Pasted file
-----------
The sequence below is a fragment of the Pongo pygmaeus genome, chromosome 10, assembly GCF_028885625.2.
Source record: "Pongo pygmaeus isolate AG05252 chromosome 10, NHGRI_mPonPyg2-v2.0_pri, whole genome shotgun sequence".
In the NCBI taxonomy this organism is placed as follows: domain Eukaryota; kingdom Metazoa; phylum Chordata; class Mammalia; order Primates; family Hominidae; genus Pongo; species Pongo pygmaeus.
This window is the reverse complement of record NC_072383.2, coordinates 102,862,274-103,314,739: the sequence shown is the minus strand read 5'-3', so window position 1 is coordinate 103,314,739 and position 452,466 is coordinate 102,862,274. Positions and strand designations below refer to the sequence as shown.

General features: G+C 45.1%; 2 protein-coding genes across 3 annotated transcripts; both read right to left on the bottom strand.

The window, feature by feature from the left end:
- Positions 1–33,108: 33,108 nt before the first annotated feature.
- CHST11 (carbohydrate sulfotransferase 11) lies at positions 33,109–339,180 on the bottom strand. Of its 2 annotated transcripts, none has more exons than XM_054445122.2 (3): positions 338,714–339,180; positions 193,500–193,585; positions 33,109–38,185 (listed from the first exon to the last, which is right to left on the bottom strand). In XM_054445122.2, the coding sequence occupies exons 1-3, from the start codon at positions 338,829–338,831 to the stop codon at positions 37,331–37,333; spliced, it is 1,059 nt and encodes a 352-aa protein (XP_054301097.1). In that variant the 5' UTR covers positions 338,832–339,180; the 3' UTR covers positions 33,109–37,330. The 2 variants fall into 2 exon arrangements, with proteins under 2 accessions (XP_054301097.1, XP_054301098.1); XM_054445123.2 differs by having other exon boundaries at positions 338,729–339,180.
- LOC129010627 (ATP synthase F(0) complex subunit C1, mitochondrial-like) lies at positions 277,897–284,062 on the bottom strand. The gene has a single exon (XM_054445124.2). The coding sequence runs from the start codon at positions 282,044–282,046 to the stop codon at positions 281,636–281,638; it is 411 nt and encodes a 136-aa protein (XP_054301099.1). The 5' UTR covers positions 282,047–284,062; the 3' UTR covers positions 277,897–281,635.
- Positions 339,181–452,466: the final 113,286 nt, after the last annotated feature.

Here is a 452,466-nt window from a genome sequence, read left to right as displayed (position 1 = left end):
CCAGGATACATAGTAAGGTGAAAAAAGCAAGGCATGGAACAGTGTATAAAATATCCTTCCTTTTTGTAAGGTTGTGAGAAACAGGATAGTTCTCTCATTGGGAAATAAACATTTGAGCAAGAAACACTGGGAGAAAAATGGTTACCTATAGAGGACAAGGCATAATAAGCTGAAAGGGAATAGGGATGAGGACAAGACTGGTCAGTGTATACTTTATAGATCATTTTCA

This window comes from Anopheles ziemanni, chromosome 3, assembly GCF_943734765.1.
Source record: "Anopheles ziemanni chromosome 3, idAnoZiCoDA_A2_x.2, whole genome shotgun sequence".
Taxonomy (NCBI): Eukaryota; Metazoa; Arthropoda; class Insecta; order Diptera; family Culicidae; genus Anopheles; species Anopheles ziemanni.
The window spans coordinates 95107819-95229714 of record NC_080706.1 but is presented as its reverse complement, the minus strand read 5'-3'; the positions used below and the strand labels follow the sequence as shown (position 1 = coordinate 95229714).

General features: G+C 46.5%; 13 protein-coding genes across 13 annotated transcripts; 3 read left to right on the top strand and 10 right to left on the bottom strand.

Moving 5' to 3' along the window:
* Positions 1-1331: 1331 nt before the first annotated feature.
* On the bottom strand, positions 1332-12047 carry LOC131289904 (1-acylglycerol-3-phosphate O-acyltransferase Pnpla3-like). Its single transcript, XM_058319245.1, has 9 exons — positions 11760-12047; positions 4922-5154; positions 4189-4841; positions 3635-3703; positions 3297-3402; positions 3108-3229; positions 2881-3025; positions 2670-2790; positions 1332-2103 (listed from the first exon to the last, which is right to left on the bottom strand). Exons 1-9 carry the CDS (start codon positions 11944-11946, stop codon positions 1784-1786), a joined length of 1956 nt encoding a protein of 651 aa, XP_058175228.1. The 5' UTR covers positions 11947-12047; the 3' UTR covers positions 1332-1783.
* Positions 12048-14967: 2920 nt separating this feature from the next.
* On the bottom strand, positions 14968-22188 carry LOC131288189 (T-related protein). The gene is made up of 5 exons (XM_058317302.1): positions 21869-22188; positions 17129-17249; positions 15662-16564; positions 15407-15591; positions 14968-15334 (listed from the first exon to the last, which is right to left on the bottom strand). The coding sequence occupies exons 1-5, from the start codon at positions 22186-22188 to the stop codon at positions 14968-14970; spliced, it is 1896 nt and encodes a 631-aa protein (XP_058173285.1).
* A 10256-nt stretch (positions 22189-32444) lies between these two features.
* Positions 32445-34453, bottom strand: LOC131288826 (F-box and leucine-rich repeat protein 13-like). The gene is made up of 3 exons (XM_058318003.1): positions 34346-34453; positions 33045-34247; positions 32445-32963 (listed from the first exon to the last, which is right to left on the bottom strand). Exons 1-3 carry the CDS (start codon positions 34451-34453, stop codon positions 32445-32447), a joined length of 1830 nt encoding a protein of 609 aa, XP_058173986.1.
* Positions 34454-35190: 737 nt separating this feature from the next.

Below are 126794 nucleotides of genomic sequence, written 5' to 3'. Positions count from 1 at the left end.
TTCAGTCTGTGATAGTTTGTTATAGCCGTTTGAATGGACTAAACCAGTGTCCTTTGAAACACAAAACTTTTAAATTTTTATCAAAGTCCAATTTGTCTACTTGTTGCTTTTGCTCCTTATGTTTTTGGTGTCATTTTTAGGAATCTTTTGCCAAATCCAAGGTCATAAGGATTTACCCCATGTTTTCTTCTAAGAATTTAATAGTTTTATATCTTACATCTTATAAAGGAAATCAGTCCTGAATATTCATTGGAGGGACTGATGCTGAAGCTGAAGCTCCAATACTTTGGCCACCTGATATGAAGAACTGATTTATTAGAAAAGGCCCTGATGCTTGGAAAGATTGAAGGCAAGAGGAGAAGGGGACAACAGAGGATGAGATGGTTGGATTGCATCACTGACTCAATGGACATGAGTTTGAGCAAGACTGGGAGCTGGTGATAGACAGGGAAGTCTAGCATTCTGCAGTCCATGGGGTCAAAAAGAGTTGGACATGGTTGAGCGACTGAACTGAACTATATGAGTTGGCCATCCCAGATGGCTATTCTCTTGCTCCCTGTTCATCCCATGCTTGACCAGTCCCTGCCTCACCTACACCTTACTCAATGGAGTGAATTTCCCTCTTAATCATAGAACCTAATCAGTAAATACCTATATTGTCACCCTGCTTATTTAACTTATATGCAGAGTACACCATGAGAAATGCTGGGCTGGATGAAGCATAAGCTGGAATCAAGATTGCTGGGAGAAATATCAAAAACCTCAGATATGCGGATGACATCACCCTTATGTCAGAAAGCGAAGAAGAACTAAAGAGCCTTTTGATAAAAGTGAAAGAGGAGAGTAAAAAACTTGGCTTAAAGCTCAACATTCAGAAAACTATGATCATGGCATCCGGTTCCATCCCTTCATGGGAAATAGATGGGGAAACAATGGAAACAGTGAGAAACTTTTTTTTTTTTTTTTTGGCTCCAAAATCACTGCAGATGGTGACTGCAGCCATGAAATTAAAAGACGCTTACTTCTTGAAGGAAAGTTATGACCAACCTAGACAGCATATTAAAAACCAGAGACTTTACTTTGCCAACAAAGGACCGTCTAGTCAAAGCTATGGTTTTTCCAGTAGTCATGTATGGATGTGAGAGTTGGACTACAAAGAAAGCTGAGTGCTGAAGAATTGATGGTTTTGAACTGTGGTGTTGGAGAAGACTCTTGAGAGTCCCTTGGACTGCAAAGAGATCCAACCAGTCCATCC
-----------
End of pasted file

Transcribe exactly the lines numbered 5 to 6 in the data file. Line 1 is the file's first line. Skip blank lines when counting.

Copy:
General features: G+C 45.1%; 2 protein-coding genes across 3 annotated transcripts; both read right to left on the bottom strand.

The window, feature by feature from the left end: